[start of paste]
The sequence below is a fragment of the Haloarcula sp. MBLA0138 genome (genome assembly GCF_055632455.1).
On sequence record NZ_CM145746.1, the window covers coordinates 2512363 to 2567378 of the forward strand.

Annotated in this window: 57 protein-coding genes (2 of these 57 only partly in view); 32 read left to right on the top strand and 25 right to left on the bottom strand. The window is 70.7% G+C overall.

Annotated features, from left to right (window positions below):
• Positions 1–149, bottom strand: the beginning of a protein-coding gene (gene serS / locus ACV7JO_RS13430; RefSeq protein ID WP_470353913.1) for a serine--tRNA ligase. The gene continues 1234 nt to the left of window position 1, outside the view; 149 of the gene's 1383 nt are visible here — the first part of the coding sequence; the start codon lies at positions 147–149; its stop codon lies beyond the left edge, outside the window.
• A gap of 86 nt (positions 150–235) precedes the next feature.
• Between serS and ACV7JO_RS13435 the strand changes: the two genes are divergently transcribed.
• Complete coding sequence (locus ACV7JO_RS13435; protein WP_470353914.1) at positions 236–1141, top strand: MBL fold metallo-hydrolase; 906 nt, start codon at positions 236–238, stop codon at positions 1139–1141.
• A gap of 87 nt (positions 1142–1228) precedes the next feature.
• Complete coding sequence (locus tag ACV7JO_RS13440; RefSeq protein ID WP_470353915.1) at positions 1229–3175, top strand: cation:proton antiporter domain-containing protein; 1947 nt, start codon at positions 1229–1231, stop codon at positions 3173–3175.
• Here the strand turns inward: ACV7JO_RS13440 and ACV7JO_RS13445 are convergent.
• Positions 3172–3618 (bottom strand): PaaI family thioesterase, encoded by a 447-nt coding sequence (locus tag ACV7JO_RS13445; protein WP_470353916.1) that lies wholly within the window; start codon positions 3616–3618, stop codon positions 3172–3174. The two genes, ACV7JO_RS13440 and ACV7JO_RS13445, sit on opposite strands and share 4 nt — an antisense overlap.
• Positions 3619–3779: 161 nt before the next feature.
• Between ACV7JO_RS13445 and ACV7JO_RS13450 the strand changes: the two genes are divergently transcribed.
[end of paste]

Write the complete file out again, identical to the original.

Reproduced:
The sequence below is a fragment of the Haloarcula sp. MBLA0138 genome (genome assembly GCF_055632455.1).
On sequence record NZ_CM145746.1, the window covers coordinates 2512363 to 2567378 of the forward strand.

Annotated in this window: 57 protein-coding genes (2 of these 57 only partly in view); 32 read left to right on the top strand and 25 right to left on the bottom strand. The window is 70.7% G+C overall.

Annotated features, from left to right (window positions below):
• Positions 1–149, bottom strand: the beginning of a protein-coding gene (gene serS / locus ACV7JO_RS13430; RefSeq protein ID WP_470353913.1) for a serine--tRNA ligase. The gene continues 1234 nt to the left of window position 1, outside the view; 149 of the gene's 1383 nt are visible here — the first part of the coding sequence; the start codon lies at positions 147–149; its stop codon lies beyond the left edge, outside the window.
• A gap of 86 nt (positions 150–235) precedes the next feature.
• Between serS and ACV7JO_RS13435 the strand changes: the two genes are divergently transcribed.
• Complete coding sequence (locus ACV7JO_RS13435; protein WP_470353914.1) at positions 236–1141, top strand: MBL fold metallo-hydrolase; 906 nt, start codon at positions 236–238, stop codon at positions 1139–1141.
• A gap of 87 nt (positions 1142–1228) precedes the next feature.
• Complete coding sequence (locus tag ACV7JO_RS13440; RefSeq protein ID WP_470353915.1) at positions 1229–3175, top strand: cation:proton antiporter domain-containing protein; 1947 nt, start codon at positions 1229–1231, stop codon at positions 3173–3175.
• Here the strand turns inward: ACV7JO_RS13440 and ACV7JO_RS13445 are convergent.
• Positions 3172–3618 (bottom strand): PaaI family thioesterase, encoded by a 447-nt coding sequence (locus tag ACV7JO_RS13445; protein WP_470353916.1) that lies wholly within the window; start codon positions 3616–3618, stop codon positions 3172–3174. The two genes, ACV7JO_RS13440 and ACV7JO_RS13445, sit on opposite strands and share 4 nt — an antisense overlap.
• Positions 3619–3779: 161 nt before the next feature.
• Between ACV7JO_RS13445 and ACV7JO_RS13450 the strand changes: the two genes are divergently transcribed.